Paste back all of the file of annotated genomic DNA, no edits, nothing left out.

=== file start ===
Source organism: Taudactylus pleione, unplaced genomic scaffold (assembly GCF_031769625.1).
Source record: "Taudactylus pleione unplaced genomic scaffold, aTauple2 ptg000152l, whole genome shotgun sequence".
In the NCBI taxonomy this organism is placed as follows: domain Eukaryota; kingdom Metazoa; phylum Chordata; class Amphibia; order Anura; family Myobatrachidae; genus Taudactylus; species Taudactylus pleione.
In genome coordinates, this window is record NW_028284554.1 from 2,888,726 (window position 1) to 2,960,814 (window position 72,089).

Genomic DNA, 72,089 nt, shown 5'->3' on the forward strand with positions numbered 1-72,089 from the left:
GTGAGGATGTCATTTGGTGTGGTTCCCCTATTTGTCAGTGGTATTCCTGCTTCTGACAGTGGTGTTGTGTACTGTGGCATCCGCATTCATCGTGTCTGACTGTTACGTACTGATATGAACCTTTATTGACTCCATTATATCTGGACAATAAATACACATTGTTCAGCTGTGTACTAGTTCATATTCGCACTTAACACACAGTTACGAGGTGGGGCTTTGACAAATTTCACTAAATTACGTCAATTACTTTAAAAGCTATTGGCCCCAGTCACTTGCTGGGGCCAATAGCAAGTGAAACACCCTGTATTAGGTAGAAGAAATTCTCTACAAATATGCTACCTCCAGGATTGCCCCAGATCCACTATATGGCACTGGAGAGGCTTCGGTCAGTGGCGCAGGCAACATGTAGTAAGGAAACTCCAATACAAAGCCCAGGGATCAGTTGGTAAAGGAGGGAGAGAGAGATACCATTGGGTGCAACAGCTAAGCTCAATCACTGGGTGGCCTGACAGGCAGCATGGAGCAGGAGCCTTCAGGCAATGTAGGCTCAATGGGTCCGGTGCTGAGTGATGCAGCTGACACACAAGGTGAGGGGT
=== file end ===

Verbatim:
Source organism: Taudactylus pleione, unplaced genomic scaffold (assembly GCF_031769625.1).
Source record: "Taudactylus pleione unplaced genomic scaffold, aTauple2 ptg000152l, whole genome shotgun sequence".
In the NCBI taxonomy this organism is placed as follows: domain Eukaryota; kingdom Metazoa; phylum Chordata; class Amphibia; order Anura; family Myobatrachidae; genus Taudactylus; species Taudactylus pleione.
In genome coordinates, this window is record NW_028284554.1 from 2,888,726 (window position 1) to 2,960,814 (window position 72,089).

Genomic DNA, 72,089 nt, shown 5'->3' on the forward strand with positions numbered 1-72,089 from the left:
GTGAGGATGTCATTTGGTGTGGTTCCCCTATTTGTCAGTGGTATTCCTGCTTCTGACAGTGGTGTTGTGTACTGTGGCATCCGCATTCATCGTGTCTGACTGTTACGTACTGATATGAACCTTTATTGACTCCATTATATCTGGACAATAAATACACATTGTTCAGCTGTGTACTAGTTCATATTCGCACTTAACACACAGTTACGAGGTGGGGCTTTGACAAATTTCACTAAATTACGTCAATTACTTTAAAAGCTATTGGCCCCAGTCACTTGCTGGGGCCAATAGCAAGTGAAACACCCTGTATTAGGTAGAAGAAATTCTCTACAAATATGCTACCTCCAGGATTGCCCCAGATCCACTATATGGCACTGGAGAGGCTTCGGTCAGTGGCGCAGGCAACATGTAGTAAGGAAACTCCAATACAAAGCCCAGGGATCAGTTGGTAAAGGAGGGAGAGAGAGATACCATTGGGTGCAACAGCTAAGCTCAATCACTGGGTGGCCTGACAGGCAGCATGGAGCAGGAGCCTTCAGGCAATGTAGGCTCAATGGGTCCGGTGCTGAGTGATGCAGCTGACACACAAGGTGAGGGGT